Yet another World Press Freedom Day came and gone without much fanfare. And rightly so, as there is nothing to celebrate about the media, which is ever less free. Reporters Without Borders recently warned that press freedom is facing serious threats in 72 countries. The Committee to Protect Journalists (CPJ) maintains that governments are using increasingly sophisticated tactics to control information and limit criticism.
Journalists, directly or indirectly, are being attacked across the world with India having its own share of it. The country ranked 136th on the 2017 World Press Freedom Index, which is three spots below the previous year’s position. A report compiled by media watchdog Hoot suggests that as many as 54 journalists were attacked in 16 months, mainly by lawmakers and law enforcers. Going by the statement of Minister of State for Home Affairs Hansraj Ahir, the actual figure could be much higher. The minister had told the Parliament last year that 142 attacks on journalists took place between 2014 and 2015.
Beside attacks, the report highlighted invocation of sedition law, suspension of Internet services, self-censorship on part of media companies, censoring of films and other arts, among other instances which may frustrate free functioning of the media. The shutdown of the printing presses of two Kashmir newspapers after Burhan Wani’s killing, and the ban on Kashmir Reader for three months during the same period were cited by Hoot as instances of media censorship.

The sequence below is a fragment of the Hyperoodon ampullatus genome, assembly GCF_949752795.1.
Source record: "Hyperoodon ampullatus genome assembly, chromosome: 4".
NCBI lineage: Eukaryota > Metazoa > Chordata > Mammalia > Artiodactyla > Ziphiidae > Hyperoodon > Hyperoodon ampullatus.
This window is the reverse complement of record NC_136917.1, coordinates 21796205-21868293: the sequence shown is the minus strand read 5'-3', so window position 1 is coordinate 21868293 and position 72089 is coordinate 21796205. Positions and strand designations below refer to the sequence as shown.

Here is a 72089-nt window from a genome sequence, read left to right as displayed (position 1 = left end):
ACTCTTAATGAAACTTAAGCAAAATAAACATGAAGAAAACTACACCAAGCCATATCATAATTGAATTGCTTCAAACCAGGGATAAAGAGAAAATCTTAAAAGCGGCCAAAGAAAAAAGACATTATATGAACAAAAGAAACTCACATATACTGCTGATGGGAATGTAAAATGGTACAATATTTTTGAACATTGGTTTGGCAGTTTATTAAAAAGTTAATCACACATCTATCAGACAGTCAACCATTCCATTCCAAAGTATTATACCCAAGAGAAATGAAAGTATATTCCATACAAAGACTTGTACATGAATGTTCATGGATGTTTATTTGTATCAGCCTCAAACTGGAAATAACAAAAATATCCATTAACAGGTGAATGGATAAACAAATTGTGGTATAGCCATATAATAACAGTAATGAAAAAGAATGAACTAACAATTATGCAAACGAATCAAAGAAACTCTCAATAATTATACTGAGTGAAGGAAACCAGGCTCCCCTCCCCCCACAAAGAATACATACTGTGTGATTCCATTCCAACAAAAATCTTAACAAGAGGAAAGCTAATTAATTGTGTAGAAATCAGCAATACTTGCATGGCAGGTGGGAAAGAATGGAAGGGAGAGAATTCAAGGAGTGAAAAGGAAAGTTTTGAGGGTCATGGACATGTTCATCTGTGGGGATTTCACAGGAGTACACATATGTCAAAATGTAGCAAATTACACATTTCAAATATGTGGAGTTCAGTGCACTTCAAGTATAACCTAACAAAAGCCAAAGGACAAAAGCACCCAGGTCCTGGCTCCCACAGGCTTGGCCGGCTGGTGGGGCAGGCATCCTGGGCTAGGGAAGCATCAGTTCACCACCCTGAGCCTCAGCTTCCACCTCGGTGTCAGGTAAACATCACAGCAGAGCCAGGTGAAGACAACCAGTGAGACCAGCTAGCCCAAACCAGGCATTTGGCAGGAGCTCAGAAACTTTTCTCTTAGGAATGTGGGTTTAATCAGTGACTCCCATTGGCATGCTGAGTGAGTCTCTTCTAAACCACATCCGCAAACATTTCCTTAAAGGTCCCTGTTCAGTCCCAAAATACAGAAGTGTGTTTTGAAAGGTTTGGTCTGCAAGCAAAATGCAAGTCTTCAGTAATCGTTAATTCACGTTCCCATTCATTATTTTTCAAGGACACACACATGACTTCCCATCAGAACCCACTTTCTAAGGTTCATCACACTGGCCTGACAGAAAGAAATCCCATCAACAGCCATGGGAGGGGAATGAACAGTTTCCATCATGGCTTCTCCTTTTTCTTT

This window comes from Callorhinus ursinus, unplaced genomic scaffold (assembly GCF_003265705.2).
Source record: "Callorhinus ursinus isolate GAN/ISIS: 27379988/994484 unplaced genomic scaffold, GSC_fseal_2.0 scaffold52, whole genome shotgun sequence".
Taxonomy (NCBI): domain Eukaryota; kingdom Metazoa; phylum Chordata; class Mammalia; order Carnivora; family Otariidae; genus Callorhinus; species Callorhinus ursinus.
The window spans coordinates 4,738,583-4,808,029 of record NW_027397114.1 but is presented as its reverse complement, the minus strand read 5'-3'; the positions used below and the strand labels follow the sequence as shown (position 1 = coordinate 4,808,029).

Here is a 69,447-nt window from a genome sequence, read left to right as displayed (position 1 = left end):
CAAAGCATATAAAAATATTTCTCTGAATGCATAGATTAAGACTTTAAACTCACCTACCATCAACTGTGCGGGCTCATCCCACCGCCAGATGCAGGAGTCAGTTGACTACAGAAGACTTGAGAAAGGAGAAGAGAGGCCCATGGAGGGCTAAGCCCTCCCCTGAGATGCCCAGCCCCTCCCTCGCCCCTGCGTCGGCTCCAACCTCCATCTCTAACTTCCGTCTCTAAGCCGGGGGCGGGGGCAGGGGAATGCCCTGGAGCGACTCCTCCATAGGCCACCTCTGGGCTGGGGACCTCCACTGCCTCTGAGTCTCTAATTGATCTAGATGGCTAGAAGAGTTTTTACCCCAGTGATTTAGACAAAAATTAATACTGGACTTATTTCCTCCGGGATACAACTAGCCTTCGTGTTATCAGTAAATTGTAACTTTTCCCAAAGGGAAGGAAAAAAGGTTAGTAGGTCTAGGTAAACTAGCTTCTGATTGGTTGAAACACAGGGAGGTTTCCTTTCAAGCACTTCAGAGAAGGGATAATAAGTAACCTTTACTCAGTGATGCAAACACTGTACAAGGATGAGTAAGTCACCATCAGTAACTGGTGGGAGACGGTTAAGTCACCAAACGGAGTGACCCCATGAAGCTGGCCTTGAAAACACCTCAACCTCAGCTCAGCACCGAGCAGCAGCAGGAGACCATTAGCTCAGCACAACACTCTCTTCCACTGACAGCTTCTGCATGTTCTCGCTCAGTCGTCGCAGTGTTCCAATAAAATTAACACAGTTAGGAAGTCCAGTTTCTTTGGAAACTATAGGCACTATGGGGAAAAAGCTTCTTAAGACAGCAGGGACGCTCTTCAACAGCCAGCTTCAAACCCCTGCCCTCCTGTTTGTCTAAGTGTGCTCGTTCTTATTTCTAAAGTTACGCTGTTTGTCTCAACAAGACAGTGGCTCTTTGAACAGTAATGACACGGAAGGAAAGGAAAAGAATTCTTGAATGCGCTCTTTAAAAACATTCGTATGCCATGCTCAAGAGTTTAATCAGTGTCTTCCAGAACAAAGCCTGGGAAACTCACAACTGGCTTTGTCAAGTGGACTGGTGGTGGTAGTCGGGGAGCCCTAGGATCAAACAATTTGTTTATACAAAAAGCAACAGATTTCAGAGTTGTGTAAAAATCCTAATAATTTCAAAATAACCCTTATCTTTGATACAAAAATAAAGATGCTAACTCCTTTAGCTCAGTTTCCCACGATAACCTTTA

Interestingly, Indian Constitution, which is considered as the longest written constitution of any sovereign country in the world, nowhere mentions ‘The Freedom of Press’ in particular. Article 19 (1) (a) of the Indian Constitution states the ‘right to freedom of speech and expression’ and it is assumed that it also includes the ‘freedom of press’.
Attacks are not limited to death threats, physical assaults and censorships. The “My-Way-or-Highway” attitude of the employers and their vested interests are adding to the woes. Mediapersons, particularly investigative journalists, are being put under mental and financial stress to toe the line. People related to the industry are also bearing the brunt of a few government policies such as demonetization of 500 and 1,000 banknotes. The sector, like any other segment of the Indian economy, is yet to recover from the ban on high-value notes that has left the country’s media market in duress as advertisers have slashed budgets.
In February, Hindustan Times had shut down a few of its branch offices and fired a large number of its employees. Earlier, ABP Group, publisher of The Telegraph and Ananda Bazaar Pratika, had reduced the pages of its publications and intimated departmental heads of a decision to reduce staff. The combined layoffs of the two firms had crossed 1,000-mark. The situation, in general, is somewhat similar across all the media houses in the country. With rising unemployment and fewer jobs in the market, journalists are being abused and misused across the media industry.
Amid all this, a new breed of mediapersons has been introduced and is being appreciated. On May 13, RSS-backed Vishwa Samvad Kendra awarded “nationalist journalists” of West Bengal as a “celebration of journalism” in the state. Ironically, as long as one keeps on praising particular parties, organisations, individuals and their policies, he or she is considered nationalist. This is too much, particularly when it comes to fair journalism and press freedom.